Sunday, April 20, 2008

Collections: The Limits of Indiana's Jurisdiction

There are rules for getting at defendants who live out of state in order to get a judgment but for this post I am assuming that getting paid is the issue and not getting a judgment.

Indiana's civil jurisdiction ends at its border. Subpoenas, orders to appear and the like have no force outside of Indiana. Which means the judgment defendant cannot be compelled to return to Indiana for a hearing.

However, the court can issue a body attachment which would be effective if the judgment defendant were to return to the county where the court was that entered the judgment.

Just as an Indiana court cannot get a person residing outside of Indiana, neither can the court issues orders taking property lying outside of Indiana.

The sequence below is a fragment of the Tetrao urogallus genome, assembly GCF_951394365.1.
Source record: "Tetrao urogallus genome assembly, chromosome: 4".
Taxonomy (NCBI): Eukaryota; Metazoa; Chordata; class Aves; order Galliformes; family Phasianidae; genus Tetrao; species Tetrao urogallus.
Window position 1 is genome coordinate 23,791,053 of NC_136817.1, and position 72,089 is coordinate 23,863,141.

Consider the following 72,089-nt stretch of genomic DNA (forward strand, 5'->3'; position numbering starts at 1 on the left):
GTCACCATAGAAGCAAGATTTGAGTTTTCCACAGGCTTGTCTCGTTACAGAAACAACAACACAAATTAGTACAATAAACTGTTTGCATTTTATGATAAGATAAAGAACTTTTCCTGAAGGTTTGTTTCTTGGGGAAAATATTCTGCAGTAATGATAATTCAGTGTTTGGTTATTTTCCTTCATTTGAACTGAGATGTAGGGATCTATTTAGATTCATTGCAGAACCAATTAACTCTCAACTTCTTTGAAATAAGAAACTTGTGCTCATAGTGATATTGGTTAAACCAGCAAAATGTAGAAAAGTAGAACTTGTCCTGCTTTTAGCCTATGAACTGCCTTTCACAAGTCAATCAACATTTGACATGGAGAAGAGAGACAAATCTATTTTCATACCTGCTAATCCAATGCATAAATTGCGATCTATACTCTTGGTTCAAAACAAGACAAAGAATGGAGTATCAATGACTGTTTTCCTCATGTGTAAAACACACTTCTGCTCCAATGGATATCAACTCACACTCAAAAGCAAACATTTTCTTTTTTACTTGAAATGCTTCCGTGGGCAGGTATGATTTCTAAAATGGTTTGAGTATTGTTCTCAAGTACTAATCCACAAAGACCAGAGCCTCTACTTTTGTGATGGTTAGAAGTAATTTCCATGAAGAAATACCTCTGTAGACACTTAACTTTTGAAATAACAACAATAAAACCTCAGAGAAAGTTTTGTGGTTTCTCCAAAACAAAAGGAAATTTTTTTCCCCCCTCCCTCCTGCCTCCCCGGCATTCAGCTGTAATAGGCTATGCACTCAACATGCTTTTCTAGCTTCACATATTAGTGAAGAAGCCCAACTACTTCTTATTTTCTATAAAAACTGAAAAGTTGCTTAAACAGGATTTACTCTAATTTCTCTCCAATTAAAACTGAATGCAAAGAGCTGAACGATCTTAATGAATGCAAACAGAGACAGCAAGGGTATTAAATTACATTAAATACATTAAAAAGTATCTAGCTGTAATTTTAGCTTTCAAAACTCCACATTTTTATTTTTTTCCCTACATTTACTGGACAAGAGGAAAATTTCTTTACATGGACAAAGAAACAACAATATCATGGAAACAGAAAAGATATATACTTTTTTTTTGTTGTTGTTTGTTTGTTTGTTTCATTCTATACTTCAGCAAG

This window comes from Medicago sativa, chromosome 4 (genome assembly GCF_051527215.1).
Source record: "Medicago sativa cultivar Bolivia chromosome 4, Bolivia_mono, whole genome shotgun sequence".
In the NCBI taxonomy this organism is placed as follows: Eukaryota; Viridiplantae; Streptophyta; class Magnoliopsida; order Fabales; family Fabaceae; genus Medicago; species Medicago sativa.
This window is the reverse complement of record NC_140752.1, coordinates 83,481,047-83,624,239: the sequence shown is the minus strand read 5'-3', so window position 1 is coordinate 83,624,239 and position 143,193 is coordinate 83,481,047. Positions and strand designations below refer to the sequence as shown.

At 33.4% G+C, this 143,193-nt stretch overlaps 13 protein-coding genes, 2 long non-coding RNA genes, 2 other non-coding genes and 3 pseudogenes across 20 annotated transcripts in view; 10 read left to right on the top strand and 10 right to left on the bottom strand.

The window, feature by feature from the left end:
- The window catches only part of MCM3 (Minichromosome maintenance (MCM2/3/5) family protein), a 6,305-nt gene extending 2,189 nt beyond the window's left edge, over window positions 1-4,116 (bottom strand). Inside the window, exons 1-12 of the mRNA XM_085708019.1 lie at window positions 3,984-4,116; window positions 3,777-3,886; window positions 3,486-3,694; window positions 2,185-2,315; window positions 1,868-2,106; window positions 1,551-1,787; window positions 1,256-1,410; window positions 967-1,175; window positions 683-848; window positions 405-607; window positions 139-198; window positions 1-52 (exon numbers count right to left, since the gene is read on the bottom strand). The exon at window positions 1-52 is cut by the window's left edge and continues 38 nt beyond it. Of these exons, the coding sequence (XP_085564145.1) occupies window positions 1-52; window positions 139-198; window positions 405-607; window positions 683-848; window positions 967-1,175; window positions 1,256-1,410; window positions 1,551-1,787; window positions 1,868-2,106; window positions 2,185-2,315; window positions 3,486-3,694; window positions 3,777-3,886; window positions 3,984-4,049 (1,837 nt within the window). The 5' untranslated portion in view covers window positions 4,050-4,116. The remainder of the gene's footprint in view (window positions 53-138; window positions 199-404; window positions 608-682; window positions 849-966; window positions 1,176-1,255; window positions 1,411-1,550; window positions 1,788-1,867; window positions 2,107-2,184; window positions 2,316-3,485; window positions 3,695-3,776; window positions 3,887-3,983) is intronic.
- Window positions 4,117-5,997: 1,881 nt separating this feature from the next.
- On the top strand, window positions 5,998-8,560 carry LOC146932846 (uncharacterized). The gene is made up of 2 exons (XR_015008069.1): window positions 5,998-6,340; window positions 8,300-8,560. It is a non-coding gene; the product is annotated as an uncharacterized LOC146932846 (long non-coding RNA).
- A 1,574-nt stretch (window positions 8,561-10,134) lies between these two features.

Garnishment might be a whole different thing. If the judgment defendant works for some company doing business in Indiana, then the judgment defendant's wages could be garnished.

When I started practicing law any discussion of collection against someone outside of Indiana would end there. With all the bank consolidations of the past twenty years, the discussion needs to go onto bank garnishments.

Most people think garnishment means taking a person's wages. It is that and a bit more. Garnishment is a legal proceeding where the creditor gets an order from a court to a third party who owes the judgment defendant money to pay the creditor the amount owed to the judgment defendant. Banks are in the position of a debtor to their depositors. Which means, if the judgment defendant lives out of state but has an Indiana bank then the judgment defendant should expect a garnishment on that account.

Everything sounds good for a debtor, right? Not really. All the judgment creditor need do is domestic the Indiana judgment in the state where the judgment defendant lives now.